Kyler Murray showed some flashes as a rookie; they acquired a big-time play maker for him in receiver DeAndre Hopkins (Texans) to pair with a nice young group of receivers; their top corner - Patrick Peterson - won't be serving a six-game suspension this season; and they drafted linebacker Isaiah Simmons. Arizona won just five games in 2019 and plays in a very deep NFC West, but I wouldn't dismiss the Cardinals from the wild card conversation this year.

View iconic photos from the all-time series between the Giants and their 2020 opponents.

Baltimore is the toughest opponent this season.

John Schmeelk: Fact -- Given the 49ers and Ravens were the two top seeds in their respective conferences, it is one of those two, right? Or do Tom Brady's Buccaneers emerge as a top NFL team this year? I do, however, think there is a realistic chance the Buccaneers will have a better record than the 49ers, since San Francisco may regress.

With Lamar Jackson, I do not expect as big of a regression from the Ravens. Although I believe the rest of the league will figure out how to scheme against a unique offense that is built around Jackson's skills, the Ravens have a good enough defense to remain strong. The Giants' game against the Ravens is in Baltimore, a very difficult to play.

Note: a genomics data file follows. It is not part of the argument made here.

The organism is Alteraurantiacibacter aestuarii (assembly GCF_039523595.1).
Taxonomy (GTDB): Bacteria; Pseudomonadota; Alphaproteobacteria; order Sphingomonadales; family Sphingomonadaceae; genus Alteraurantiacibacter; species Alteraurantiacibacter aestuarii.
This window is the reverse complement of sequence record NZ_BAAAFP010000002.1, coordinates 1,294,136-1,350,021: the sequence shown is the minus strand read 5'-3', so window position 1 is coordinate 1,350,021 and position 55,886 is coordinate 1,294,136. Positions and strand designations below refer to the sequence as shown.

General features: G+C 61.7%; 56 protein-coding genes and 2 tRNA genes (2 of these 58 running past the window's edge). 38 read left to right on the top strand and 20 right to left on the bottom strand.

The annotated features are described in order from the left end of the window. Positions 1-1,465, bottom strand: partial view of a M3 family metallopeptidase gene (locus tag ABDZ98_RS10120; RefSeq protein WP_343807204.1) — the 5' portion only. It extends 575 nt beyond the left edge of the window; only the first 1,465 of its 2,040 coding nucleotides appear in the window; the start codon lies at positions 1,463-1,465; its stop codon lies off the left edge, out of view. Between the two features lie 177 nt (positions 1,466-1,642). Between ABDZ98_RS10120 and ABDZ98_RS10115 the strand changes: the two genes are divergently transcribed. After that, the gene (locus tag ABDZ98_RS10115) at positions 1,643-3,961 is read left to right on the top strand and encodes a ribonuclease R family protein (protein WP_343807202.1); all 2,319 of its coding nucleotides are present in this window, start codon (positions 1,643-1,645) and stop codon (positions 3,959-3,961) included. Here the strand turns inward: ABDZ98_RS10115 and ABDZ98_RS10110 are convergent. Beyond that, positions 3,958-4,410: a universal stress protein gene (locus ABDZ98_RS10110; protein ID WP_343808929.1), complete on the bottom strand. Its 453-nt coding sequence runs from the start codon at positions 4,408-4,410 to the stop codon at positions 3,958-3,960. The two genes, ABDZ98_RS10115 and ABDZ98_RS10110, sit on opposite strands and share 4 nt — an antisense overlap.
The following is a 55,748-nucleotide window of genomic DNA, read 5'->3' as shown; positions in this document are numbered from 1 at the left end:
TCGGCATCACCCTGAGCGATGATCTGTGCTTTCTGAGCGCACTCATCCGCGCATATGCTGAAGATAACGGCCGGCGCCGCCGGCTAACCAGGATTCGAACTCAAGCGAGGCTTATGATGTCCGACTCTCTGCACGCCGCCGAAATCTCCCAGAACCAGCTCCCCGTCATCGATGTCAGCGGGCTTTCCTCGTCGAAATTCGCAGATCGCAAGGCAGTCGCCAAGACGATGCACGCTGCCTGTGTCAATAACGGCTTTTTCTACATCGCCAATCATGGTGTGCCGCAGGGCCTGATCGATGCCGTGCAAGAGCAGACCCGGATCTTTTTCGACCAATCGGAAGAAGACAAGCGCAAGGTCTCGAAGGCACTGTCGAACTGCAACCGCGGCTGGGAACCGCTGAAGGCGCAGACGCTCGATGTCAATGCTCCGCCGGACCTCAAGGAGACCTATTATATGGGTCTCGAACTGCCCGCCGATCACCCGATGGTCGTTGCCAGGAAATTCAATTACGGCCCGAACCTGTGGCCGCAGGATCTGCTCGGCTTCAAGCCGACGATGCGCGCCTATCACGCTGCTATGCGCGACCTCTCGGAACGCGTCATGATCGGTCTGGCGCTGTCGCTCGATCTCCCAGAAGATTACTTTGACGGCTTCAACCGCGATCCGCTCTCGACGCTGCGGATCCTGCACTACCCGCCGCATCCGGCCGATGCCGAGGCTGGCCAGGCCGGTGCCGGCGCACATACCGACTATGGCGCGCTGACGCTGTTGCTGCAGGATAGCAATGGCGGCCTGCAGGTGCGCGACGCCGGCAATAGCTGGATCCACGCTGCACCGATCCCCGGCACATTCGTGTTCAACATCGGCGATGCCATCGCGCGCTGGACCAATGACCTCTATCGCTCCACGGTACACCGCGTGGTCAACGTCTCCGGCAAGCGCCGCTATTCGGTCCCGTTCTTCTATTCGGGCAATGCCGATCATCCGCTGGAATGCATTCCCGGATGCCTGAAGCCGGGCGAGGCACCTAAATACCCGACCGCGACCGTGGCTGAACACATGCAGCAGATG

Lance Medow: Fact -- There are a number of strong candidates, highlighted by the defending NFC champion 49ers, who are essentially bringing back their 2019 roster, and the Ravens.

I love San Francisco's front seven and they drafted South Carolina DT Javon Kinlaw in the first round. The Niners also have a very strong, versatile rushing attack. But they traded away one of their best defensive linemen in DeForest Buckner (Colts), lost free agent wide receiver Emmanuel Sanders (Saints) and Deebo Samuel (broken foot), their top wide receiver, may not play against the Giants in Week 3. It's neck and neck - but given some of those question marks - I'll give the slight edge to the Ravens.